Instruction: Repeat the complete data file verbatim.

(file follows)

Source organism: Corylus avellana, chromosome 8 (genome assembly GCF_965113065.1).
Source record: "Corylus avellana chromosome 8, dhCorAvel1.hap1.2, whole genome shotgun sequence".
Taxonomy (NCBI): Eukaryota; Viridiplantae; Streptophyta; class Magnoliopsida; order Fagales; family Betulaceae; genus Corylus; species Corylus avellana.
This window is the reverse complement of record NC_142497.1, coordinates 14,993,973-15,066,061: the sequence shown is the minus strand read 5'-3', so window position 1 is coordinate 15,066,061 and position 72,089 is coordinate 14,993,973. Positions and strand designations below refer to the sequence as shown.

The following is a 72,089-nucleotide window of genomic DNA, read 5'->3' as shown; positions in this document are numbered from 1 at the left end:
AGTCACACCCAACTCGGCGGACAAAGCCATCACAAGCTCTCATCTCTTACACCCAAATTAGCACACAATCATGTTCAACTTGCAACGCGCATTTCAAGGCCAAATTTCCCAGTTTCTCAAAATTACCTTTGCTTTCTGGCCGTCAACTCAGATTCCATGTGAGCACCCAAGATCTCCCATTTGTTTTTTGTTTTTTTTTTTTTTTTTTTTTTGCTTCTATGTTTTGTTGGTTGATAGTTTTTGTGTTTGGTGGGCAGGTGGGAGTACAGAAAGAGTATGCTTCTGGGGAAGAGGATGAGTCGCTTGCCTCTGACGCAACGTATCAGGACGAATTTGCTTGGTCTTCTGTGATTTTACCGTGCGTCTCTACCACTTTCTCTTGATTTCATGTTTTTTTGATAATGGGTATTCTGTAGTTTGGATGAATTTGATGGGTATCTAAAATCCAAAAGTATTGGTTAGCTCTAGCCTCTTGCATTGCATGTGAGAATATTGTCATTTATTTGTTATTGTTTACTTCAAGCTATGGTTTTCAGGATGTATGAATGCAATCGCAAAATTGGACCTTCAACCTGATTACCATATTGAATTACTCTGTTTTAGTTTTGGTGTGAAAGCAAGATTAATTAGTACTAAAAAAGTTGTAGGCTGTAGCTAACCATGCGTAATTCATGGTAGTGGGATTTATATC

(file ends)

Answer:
Source organism: Corylus avellana, chromosome 8 (genome assembly GCF_965113065.1).
Source record: "Corylus avellana chromosome 8, dhCorAvel1.hap1.2, whole genome shotgun sequence".
Taxonomy (NCBI): Eukaryota; Viridiplantae; Streptophyta; class Magnoliopsida; order Fagales; family Betulaceae; genus Corylus; species Corylus avellana.
This window is the reverse complement of record NC_142497.1, coordinates 14,993,973-15,066,061: the sequence shown is the minus strand read 5'-3', so window position 1 is coordinate 15,066,061 and position 72,089 is coordinate 14,993,973. Positions and strand designations below refer to the sequence as shown.

The following is a 72,089-nucleotide window of genomic DNA, read 5'->3' as shown; positions in this document are numbered from 1 at the left end:
AGTCACACCCAACTCGGCGGACAAAGCCATCACAAGCTCTCATCTCTTACACCCAAATTAGCACACAATCATGTTCAACTTGCAACGCGCATTTCAAGGCCAAATTTCCCAGTTTCTCAAAATTACCTTTGCTTTCTGGCCGTCAACTCAGATTCCATGTGAGCACCCAAGATCTCCCATTTGTTTTTTGTTTTTTTTTTTTTTTTTTTTTTGCTTCTATGTTTTGTTGGTTGATAGTTTTTGTGTTTGGTGGGCAGGTGGGAGTACAGAAAGAGTATGCTTCTGGGGAAGAGGATGAGTCGCTTGCCTCTGACGCAACGTATCAGGACGAATTTGCTTGGTCTTCTGTGATTTTACCGTGCGTCTCTACCACTTTCTCTTGATTTCATGTTTTTTTGATAATGGGTATTCTGTAGTTTGGATGAATTTGATGGGTATCTAAAATCCAAAAGTATTGGTTAGCTCTAGCCTCTTGCATTGCATGTGAGAATATTGTCATTTATTTGTTATTGTTTACTTCAAGCTATGGTTTTCAGGATGTATGAATGCAATCGCAAAATTGGACCTTCAACCTGATTACCATATTGAATTACTCTGTTTTAGTTTTGGTGTGAAAGCAAGATTAATTAGTACTAAAAAAGTTGTAGGCTGTAGCTAACCATGCGTAATTCATGGTAGTGGGATTTATATC